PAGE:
At the risk of sounding too cliche, it’s very difficult to come up with the right words to close out my blog and sum up what my summer was like in Bangladesh. I’m back in New York City now, after a nice couple of weeks visiting family in Germany, back to the grad school grind and seeing good friends, falling back into the rhythm and chaos of New York life. I’m happy to be home but the past three months comprised one of the most rewarding and interesting experiences of my life. I experienced the ins and outs of a new country, culture and people. I met so many people, all of them warm and welcoming. I made friends, had the opportunity to take many photographs of a beautiful country full of beautiful people, and did what I could to lay the framework for a longer partnership between the Advocacy Project and the Subornogram Foundation. I injured my foot, writhed in pain when my appendix unknowingly burst, survived emergency surgery with the help of some awesome and caring people, and discovered that I’d definitely like to do more work in human rights advocacy and photojournalism in the future.
Bangladesh is a country that faces challenges many of us in the United States cannot fathom. Corruption is rampant, there are high levels of economic inequality, and the majority of the country survives with so much less than we have here. Women aren’t treated particularly well and religious or cultural norms are often used as the justification. This list is pretty standard for most of us who’ve worked in developing countries but for me at least, it’s never something you get used to. Even having witnessed similar problems in Mongolia and Cambodia, it’s still a struggle to witness and deal with. My limited experience has led me to believe that despite these challenges, Bangladesh has a bright future. Many people I came across were heavily involved in civil society and local politics. Even in the face of dealing with frustrating problems that appear to have no solutions, many of the people I met remained positive and didn’t allow themselves to be easily discouraged, especially Shahed. I’ve mentioned this before but being around Shahed and witnessing his ability to absorb all the frustrating and sometimes maddening things he has to deal with, and continue to remain positive and work through it…it’s just inspiring and motivating.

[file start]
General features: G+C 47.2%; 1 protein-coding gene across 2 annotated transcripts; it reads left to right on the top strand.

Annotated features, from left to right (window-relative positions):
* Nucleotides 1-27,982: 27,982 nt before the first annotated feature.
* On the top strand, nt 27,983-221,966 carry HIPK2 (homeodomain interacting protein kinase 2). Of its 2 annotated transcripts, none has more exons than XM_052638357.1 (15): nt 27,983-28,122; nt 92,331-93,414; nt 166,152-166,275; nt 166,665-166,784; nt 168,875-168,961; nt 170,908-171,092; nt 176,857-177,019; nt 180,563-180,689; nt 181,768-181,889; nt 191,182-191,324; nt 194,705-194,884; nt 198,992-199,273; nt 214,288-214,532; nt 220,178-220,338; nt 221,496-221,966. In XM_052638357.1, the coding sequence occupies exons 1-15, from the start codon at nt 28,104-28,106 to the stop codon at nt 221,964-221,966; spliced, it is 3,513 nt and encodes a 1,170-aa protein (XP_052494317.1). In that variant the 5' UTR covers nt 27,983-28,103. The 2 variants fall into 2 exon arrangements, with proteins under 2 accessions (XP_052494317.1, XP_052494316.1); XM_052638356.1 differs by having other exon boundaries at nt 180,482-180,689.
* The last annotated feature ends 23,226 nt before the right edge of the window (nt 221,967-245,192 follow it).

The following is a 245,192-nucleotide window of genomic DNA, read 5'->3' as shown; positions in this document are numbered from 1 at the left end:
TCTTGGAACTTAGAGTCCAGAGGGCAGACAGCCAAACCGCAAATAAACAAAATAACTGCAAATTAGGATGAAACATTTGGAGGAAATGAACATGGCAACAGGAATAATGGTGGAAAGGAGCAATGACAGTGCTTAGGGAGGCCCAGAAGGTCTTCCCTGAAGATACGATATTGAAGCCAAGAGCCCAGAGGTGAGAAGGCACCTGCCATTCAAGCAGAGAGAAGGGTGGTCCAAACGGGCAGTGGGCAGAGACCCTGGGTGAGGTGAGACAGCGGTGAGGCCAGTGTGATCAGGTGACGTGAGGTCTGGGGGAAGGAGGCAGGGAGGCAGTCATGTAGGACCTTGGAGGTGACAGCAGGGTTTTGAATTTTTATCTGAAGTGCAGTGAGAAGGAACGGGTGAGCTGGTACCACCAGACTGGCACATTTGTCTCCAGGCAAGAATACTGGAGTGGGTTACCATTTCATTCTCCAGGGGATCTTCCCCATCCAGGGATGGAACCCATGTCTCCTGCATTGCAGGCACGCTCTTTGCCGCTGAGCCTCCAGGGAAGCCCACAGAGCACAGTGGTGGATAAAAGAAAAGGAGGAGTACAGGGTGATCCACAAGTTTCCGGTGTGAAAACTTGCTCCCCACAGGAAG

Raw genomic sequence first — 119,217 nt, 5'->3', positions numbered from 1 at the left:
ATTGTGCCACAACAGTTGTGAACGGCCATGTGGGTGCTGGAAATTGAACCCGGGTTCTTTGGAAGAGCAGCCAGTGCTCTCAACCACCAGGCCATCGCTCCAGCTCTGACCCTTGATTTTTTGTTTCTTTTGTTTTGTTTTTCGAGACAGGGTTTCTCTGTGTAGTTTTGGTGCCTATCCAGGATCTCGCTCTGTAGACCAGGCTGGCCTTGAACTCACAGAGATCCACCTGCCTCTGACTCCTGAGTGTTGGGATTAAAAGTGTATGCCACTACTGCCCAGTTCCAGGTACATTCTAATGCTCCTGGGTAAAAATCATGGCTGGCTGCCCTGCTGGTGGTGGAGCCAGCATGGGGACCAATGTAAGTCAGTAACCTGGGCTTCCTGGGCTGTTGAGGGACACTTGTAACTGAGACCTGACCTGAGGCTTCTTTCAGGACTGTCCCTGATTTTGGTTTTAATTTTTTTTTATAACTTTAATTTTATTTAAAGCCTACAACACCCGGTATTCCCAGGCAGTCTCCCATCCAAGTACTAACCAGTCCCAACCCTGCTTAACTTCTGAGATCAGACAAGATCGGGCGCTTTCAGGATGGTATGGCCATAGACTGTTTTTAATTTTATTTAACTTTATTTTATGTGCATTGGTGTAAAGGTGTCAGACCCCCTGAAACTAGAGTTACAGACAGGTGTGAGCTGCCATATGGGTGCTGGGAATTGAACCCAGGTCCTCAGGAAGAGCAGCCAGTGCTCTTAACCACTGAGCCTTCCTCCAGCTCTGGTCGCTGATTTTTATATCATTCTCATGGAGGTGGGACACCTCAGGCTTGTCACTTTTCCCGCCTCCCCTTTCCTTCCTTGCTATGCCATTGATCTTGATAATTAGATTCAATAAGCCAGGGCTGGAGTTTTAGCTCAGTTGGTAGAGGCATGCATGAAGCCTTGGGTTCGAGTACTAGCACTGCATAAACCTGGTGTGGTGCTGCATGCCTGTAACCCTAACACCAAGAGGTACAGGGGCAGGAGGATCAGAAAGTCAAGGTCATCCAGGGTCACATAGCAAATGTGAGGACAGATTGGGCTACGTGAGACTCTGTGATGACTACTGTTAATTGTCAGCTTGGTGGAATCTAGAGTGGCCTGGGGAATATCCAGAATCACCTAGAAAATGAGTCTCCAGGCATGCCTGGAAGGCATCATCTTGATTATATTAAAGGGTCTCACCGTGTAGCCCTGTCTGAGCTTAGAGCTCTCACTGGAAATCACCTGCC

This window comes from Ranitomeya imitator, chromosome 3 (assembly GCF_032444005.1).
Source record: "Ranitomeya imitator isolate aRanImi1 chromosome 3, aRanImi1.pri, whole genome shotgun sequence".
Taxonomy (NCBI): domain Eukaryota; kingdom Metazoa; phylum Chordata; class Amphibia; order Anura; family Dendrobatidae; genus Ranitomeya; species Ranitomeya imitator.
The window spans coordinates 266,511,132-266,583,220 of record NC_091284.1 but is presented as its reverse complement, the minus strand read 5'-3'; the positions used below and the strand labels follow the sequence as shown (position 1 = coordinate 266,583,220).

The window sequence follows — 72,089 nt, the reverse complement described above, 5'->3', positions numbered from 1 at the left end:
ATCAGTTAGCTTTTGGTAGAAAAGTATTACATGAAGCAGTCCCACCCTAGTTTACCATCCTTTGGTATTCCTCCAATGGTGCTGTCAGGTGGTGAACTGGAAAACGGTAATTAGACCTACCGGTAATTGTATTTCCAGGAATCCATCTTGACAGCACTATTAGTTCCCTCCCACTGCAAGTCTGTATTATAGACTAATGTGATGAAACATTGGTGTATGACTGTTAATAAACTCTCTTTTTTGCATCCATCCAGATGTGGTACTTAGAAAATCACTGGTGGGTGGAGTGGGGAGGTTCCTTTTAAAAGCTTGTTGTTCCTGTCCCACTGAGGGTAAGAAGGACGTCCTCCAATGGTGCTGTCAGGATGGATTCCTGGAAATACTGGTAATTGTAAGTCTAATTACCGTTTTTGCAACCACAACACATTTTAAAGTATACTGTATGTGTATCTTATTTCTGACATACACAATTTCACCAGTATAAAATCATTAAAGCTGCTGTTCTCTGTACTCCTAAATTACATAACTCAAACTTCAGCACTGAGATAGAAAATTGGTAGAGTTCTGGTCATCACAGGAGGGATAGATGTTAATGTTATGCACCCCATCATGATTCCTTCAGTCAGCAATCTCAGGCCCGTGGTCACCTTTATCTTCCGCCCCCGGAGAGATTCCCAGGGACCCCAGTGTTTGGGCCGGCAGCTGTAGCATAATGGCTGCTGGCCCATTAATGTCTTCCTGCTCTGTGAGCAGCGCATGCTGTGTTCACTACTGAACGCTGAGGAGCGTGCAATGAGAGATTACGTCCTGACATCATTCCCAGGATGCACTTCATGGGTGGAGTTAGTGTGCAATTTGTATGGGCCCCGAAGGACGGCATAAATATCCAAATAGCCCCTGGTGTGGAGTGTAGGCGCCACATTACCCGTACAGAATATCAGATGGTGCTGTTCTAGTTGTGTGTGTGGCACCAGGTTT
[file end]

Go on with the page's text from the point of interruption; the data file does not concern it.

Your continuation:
I’m grateful to the Advocacy Project staff and interns for giving me the opportunity to carry the title of Peace Fellow, and for connecting me with someone who I know will be a lifelong friend, Shahed Kayes. I’m grateful for the incredible hospitality, support, guidance and friendship that Shahed provided me while I stayed in Sonargaon and worked with Subornogram Foundation. I’m grateful to Adam and Frisca for keeping me humble and making me laugh, for taking care of me. I’m grateful for the input and guidance of Dr. Solomon at the U.S. embassy and to the doctors and nurses at Apollo Hospital who operated on me and took care of me afterwards. And of course I’m forever grateful to the friends and family who donated to my cause this summer, which allowed me to travel to Bangladesh in the first place. Thank you.
My Peace Fellowship in Bangladesh has come to a close but I know that I will be back eventually. While I finish my graduate studies and move forward in life, I’ll continue to do what I can to support Shahed and Subornogram Foundation. The challenges faced by the river gypsies, Dalit cobblers and Mayadip islanders are very important to me and I hope to do what I can in coming months and years to raise awareness for the challenges they face and provide them with the help they need to improve their quality of life.
To those who’ve followed my blog this summer, thank you for reading, thank you for the support and commentary and I hope you’ve enjoyed witnessing my experience through this blog, the photos and videos. What an amazing summer. Cheers.
Posted By Matthew Becker
Posted Sep 26th, 2012